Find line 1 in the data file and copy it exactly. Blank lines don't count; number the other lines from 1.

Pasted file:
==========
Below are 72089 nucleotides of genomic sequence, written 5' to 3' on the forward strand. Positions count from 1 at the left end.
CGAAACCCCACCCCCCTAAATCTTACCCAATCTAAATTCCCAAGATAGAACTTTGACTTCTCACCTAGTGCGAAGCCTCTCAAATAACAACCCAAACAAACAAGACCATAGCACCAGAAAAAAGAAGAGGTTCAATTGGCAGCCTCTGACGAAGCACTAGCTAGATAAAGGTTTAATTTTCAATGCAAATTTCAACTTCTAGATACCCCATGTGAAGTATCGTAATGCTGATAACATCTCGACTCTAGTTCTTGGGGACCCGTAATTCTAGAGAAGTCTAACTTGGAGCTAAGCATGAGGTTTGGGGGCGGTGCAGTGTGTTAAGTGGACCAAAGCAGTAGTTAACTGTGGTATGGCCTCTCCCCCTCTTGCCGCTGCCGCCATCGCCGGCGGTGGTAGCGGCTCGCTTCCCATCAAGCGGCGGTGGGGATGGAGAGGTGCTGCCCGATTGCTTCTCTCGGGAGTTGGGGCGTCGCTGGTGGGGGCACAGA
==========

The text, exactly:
Below are 72089 nucleotides of genomic sequence, written 5' to 3' on the forward strand. Positions count from 1 at the left end.